Bracing for the squeeze
Community centers that cater to Boston’s poor fear funding cuts will mean losing services or closing
The prosperity that brought higher condo prices, urban professionals, and a chic reputation to Charlestown did not make it to this corner of the neighborhood.
Languishing in the shadows of Charlestown’s rising fortunes are the very poor, who have long sought hot meals, early childhood education programs, or fuel assistance at ABCD’s John F. Kennedy Family Service Center. But the Kennedy and 16 other centers that provide vital services to 30,000 of Boston’s poorest residents are bracing for federal cuts that leaders say could force many to close.
“We are the only organization in Charlestown with a mission to work with low-income families,’’ said Katherine McDonough, the center’s longtime director. “There are a whole load of things that we do in Charlestown for people who are either very low-income, or who have had their families move out of town, or who are new to the country and don’t speak English. I don’t know where they will go.’’
The cuts are part of President Obama’s 2012 budget proposal, which would slash federal funding for community action agencies across the country like ABCD by half, to $350 million. But as the debate in Congress heats up over federal spending, advocates worry that another safety net for the poor is being eroded.
“Other nonprofits have a capacity and it’s already exceeded,’’ said Kristen McCormack, who heads Boston University’s nonprofit program. “I have been watching this in this community for 30 years. It’s really a tsunami of cuts coming from the federal, state, local, and private philanthropic community. It’s a perfect storm of a bad economy’’ for these agencies.
The cuts have sparked a national outcry among antipoverty officials, with many angered that Obama — who once championed their cause — is now targeting them.
“Because of this administration, these programs are the ones with a bull’s-eye on it,’’ said David Bradley, who runs the Washington-based antipoverty advocacy group National Community Action Foundation. “What the president did is said, ‘This is open season on these agencies.’ ’’
Some antipoverty advocates say that as government funding for agencies like ABCD becomes scarcer in an era of squeezed resources, more of the groups will be forced to take dramatic cost-saving measures and turn to other sources, like private donors.
“Everybody who works in poverty and human services has to understand that the game has changed,’’ said Tiziana Dearing, who heads Boston Rising, a start-up funding agency that targets poverty across the city. “The level of funding that used to be there is not coming back.’’
For the past few weeks, ABCD has been mapping out worst-case scenarios, urging its clients to write support letters to Obama and US representatives, and promoting an online petition, which has more than 12,000 signatures.
Action for Boston Community Development was established in the city in 1962 as part of a national antipoverty network of 1,100 agencies. It opened a network of neighborhood sites in the heart of Boston’s impoverished communities, with an aim to be much closer to the people it helps in combatting barriers to education, employment, and health.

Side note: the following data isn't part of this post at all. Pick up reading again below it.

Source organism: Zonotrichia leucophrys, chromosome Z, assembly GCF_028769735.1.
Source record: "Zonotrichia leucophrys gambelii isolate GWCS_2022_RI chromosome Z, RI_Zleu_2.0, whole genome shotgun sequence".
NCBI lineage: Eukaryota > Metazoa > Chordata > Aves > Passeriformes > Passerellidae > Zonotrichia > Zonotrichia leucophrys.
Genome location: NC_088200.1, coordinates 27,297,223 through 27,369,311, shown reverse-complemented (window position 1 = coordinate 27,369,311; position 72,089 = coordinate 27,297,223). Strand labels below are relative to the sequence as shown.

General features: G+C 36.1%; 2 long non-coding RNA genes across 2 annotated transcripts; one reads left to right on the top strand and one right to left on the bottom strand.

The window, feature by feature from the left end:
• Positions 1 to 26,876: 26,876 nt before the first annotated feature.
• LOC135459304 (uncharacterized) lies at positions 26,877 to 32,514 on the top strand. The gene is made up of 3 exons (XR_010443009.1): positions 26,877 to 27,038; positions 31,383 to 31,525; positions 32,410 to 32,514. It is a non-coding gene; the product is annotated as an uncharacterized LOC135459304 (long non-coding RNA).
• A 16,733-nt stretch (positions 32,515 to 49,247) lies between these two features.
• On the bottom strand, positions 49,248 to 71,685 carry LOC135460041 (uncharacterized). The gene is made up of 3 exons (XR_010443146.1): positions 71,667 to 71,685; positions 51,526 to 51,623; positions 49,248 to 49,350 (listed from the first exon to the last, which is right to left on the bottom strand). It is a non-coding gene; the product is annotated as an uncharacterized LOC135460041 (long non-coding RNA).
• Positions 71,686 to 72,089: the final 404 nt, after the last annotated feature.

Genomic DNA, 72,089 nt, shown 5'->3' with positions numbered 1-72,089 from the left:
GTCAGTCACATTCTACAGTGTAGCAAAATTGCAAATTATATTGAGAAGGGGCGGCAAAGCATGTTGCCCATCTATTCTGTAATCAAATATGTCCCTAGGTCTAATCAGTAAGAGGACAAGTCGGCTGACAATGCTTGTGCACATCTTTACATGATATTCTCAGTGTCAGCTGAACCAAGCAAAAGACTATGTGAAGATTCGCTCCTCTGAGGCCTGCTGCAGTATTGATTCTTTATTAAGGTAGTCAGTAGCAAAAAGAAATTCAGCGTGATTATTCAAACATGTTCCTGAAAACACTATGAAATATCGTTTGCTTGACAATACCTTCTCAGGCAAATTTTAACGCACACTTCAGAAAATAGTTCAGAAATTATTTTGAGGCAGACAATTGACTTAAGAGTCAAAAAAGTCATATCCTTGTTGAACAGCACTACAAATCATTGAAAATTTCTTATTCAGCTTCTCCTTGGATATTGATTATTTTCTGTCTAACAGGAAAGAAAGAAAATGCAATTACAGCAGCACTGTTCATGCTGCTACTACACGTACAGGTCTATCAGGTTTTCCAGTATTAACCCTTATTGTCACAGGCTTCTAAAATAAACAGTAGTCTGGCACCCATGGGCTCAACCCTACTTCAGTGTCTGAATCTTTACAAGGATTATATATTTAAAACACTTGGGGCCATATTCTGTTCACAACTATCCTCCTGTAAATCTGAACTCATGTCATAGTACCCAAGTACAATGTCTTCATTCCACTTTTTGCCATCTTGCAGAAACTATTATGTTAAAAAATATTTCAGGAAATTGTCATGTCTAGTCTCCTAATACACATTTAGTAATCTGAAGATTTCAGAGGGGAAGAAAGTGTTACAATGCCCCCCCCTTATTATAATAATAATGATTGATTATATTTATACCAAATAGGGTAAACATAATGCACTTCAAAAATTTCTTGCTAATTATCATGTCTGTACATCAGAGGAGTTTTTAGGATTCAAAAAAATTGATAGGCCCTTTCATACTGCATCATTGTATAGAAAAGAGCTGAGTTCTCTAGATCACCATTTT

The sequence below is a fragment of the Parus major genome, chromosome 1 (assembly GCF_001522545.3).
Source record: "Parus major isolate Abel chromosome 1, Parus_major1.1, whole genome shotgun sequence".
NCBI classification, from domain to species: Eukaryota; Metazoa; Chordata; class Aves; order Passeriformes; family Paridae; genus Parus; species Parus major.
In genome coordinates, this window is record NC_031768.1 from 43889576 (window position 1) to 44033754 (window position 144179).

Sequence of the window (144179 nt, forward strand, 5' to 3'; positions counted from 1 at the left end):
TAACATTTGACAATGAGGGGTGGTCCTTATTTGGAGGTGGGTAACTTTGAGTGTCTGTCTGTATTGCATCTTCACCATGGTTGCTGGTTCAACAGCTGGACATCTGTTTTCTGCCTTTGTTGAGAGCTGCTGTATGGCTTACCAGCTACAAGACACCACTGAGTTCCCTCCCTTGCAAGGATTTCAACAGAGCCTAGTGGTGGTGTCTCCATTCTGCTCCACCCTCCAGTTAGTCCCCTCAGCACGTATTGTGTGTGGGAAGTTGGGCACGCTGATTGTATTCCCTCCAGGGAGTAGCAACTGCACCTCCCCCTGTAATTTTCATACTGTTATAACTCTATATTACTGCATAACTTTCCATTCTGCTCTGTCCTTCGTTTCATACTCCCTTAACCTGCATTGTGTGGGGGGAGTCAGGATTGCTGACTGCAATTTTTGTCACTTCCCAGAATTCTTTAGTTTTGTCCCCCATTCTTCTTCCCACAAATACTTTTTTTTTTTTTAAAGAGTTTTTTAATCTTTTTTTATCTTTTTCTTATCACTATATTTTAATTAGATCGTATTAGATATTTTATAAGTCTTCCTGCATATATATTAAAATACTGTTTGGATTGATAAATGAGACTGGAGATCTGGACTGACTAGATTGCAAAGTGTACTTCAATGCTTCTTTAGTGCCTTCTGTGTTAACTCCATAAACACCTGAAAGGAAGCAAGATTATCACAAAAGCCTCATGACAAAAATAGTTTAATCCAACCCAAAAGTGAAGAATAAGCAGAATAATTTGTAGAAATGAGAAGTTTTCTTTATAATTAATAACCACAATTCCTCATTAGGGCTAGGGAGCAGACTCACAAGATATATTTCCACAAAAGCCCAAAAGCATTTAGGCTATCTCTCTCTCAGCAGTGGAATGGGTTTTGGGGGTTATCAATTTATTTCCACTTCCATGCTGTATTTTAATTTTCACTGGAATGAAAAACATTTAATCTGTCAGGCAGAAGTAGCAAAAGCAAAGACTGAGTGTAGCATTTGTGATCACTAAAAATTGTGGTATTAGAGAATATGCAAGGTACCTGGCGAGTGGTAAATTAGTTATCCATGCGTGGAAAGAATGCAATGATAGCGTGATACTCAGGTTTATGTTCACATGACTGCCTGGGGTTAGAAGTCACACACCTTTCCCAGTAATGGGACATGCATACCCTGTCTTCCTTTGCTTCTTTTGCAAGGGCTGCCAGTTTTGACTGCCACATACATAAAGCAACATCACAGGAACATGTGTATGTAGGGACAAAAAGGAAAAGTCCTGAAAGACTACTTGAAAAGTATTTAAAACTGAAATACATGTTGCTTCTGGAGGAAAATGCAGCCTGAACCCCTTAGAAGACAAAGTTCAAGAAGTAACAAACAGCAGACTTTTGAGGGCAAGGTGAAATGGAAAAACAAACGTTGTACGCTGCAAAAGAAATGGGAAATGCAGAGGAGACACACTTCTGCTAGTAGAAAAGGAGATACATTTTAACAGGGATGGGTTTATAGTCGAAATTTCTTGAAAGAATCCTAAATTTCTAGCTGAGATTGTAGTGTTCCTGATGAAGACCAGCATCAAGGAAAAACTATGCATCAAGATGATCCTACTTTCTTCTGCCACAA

Last year ABCD’s fuel assistance program aided 24,000 families. Three thousand teens found summer jobs at the centers, 2,400 children took part in Head Start programs, and more than 3,000 households got groceries at six food pantries, according to ABCD data.
The neighborhood centers also receive additional funding, including private donations. Residents often walk to the sites to apply for summer jobs or college, get free tax help, or a translator — in Spanish, Chinese, or African languages — to fill out health and other government forms.
Eunice Foster, a native of Jamaica, said she turned to the Dorchester Neighborhood Service Center for help with her adult daughter, who has Type 1 diabetes and end-stage kidney failure. The center paid her daughter’s heating bill, helped Foster with her taxes, and helped her granddaughter get a summer job.
“I find that when I go to that place, they make you feel welcomed,’’ said Foster, who came to Boston to help care for her daughter three years ago. “I wouldn’t like to see them shut such a place down because people really need it.’’
Alison Carter Marlow heads the Claybourne Street center, where many neighbors confront woes such as foreclosure, joblessness, or youth violence. The majority who come — more than 2,000 this season — seek fuel assistance, she said. But others simply want a job.
“In this community,’’ she said, “a job is the difference between a kid being off the streets and kid being involved in gang violence.’’
In Mission Hill one morning, fliers that said “Help Us Save ABCD Programs’’ in English and Spanish were posted all over the office at the Parker Hill/Fenway center. In a small classroom, Spanish-speaking students tapped keyboards in a computer class. A man battling asthma and stress over a delinquent electric bill sat for two hours with an advocate, who helped him fill out an
“I think it’s a life for us,’’ said Shirley Rhodes, a 69-year-old Mission Hill resident. “It’s a place where you come for so many things.’’
Milagros Arbaje-Thomas, the director and a former ABCD summer jobs counselor and GED teacher, reeled off her center’s offerings, highlighting the role the agency plays in the lives of Boston’s Latinos. More than 70 percent of the centers’ clients are Latinos who live in all parts of the city and rely on the center’s Spanish-speaking staff.
The center gets funding help from nearby hospitals and colleges, but Arbaje-Thomas worries about what will happen to her staff and her clients if federal dollars are slashed.
“It’s scary,’’ she said. “Everyone is concerned that if they walk by this corner, it will no longer be here.’’
Meghan Irons can be reached at firstname.lastname@example.org.